The Iron Ministry


Reviewed by: Rebecca Naughten

Iron Ministry
"The Iron Ministry moves beyond the observational to the experiential, which is to say that sound and image come together to put us among the passengers rather than simply watching them from a distance."

An alumnus of Harvard's Sensory Ethnography Lab (SEL for short), JP Sniadecki constructs a portrait of modern China - and an immersive viewing experience - via an exploration of the Chinese railways. This train journey (actually multiple journeys - filmed between 2011 and 2013 - edited together) starts in darkness, with the first three minutes accumulating a soundscape of train couplings, the squeal of machinery and metal on metal, and the eventual rhythmic judder of a train in motion, over a black screen. The first visuals to appear are abstract close-ups of the materiality of the train - the actual nuts, bolts, fabrics and seams of the machine - and the expanding and contracting sections that connect the carriages recall the rise and fall of breaths in a ribcage: the iron beast heaves with life.

The emphasis that these opening moments place on the audio-visual - the layering of the sound (designed by the Lab Manager of SEL, Ernst Karel), the frequently abstract nature of the imagery, and how they combine to sometimes enthralling effect - signal that The Iron Ministry will move beyond the observational to the experiential, which is to say that sound and image come together to put us among the passengers rather than simply watching them from a distance. However, a further four minutes pass before we see any people and it will be more than 18 minutes before subtitles begin to appear - although Sniadecki listens in on a number of interesting conversations, there is the sense that the passengers are just one more aspect of the train(s), a facet of what the railway can reveal about China rather than the prime focus.

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The candidness of some of the conversations raises the question of how aware people were that they were being filmed - was the camera visible? While there are certain sequences where the angle of shots suggests that the camera was on display - for example, when Sniadecki follows the trolley service down the aisle of a packed carriage, the camera is at one point raised so as to see over the head of the vendor - and instances where the person on camera acknowledges it (as when the railway employee is happily expanding on the bad old days of the service until he thinks to ask whether the camera also records sound), there are other occasions when people appear too relaxed to be fully cognisant of the recording.

The conversations offer enlightening viewpoints on contentious issues including migration and emigration, Tibet and the unstoppably expanding railway, the position of minorities, problems with housing prices, and the need for the Party to listen to the people more. The latter two issues are discussed by three jovial and articulate young men (a fourth watches in wary silence) as they detail the impossibility of buying property, the way subsidised housing is given to those with connections, and the unlikelihood of effecting social change when they are not allowed to vote. They are touchingly caught between the idealism of youth and the cynicism of experience - on the one hand arguing that in the end you have to trust in the Party, but also that there need to be material benefits for all in order for the social order to change ("So, if there are steamed buns for all, there'll be no revolution?").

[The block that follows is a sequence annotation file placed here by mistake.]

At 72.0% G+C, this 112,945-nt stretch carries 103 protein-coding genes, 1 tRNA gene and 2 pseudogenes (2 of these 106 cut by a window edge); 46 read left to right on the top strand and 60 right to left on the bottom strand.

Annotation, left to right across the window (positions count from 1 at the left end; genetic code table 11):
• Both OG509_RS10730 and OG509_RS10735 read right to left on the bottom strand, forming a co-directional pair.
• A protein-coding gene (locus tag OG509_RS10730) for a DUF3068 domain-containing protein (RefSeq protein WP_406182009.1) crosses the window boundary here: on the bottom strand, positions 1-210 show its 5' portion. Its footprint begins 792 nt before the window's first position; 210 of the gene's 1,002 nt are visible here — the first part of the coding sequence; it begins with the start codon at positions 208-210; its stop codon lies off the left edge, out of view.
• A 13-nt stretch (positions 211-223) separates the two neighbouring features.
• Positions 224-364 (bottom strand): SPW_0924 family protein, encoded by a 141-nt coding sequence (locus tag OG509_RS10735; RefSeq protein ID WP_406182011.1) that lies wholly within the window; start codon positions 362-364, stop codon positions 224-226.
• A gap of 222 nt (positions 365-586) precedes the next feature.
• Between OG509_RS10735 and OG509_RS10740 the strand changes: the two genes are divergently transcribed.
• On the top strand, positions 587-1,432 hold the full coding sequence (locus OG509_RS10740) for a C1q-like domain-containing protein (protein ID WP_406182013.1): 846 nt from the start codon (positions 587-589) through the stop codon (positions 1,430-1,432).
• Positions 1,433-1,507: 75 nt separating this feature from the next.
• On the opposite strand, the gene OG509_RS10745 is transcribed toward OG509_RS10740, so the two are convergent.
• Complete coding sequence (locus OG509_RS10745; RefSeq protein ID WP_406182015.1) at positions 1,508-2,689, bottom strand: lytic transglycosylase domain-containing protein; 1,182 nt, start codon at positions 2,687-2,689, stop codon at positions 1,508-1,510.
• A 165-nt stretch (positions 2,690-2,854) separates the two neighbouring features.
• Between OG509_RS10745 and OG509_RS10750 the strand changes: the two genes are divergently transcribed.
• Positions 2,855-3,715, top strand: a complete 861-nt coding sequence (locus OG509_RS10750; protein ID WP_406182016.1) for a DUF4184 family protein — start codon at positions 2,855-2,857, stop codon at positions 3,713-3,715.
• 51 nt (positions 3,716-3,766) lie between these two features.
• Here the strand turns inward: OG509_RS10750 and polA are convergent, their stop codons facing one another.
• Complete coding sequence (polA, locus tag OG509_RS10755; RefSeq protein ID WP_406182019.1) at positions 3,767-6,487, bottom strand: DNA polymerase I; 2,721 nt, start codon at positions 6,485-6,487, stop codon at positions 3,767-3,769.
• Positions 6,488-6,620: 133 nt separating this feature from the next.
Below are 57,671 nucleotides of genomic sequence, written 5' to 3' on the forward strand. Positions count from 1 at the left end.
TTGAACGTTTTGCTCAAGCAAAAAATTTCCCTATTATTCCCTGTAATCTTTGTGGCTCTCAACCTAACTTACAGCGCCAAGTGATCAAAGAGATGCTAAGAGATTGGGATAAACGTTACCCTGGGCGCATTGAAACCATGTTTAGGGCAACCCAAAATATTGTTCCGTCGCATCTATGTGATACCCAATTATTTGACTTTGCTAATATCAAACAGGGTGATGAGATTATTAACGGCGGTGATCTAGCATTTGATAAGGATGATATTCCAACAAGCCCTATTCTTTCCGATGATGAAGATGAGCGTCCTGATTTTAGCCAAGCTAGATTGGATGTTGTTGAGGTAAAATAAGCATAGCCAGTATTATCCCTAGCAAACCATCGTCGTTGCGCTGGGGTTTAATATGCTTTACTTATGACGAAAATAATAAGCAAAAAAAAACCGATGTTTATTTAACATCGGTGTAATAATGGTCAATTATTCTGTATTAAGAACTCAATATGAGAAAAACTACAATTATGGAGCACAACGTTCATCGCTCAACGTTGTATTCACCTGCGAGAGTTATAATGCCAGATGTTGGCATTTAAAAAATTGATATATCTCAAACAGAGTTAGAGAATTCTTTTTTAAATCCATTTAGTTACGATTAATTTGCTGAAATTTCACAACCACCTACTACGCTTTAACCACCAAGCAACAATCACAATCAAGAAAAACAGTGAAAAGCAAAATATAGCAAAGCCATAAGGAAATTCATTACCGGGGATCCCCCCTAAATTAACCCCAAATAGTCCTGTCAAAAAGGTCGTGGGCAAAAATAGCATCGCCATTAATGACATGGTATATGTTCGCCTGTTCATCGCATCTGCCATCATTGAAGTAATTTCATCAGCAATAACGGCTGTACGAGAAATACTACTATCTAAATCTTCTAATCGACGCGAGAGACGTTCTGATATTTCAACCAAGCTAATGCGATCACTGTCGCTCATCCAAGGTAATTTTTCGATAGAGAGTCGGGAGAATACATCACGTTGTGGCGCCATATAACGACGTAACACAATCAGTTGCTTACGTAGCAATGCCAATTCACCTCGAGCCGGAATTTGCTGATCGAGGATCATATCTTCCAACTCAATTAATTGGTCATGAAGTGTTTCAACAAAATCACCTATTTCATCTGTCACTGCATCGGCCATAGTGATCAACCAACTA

Those in-between states and the equivalent physical spaces are the positions that Sniadecki's camera seeks out, lurking with the smokers chatting in those narrow spaces between carriages - and, of course, the whole film takes place in the interstitial space of trains en route to unspecified destinations. The director also frequently returns to images of passengers in liminal states as they drop in and out of sleep, unconscious to the physical world around them until woken by officious ticket inspectors. Just as the lights the train passes in the dark fleetingly illuminate the interiors, the speed of the trains implicitly points to the temporary nature of these onboard states.

The sense of the in-between goes beyond the unnamed destinations - we are given no specifics of geographic location, direction or time (it takes a while to realise that we are seeing different journeys and trains edited together). Does this give the film's depictions the colour of a universal representation, a Whitman-esque "I contain multitudes", or could something more revealingly incisive have been constructed with clearer contextualisation?

The Iron Ministry succeeds in adhering to the SEL spirit of producing aesthetic experience, reflecting an everyday experience rather than giving the impression of 'understanding' it - Sniadecki has created an immersive and engrossing film, and despite the lack of contextualisation the film nonetheless functions as a window into China. The film ends much as it begins, but in reverse - with abstract flashes of light in the dark giving way to thunderous sound.

Reviewed on: 13 Jun 2015
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A portrait of China, experienced through its vast and expanding railway.

Director: J P Sniadecki

Year: 2014

Runtime: 82 minutes

Country: China, US

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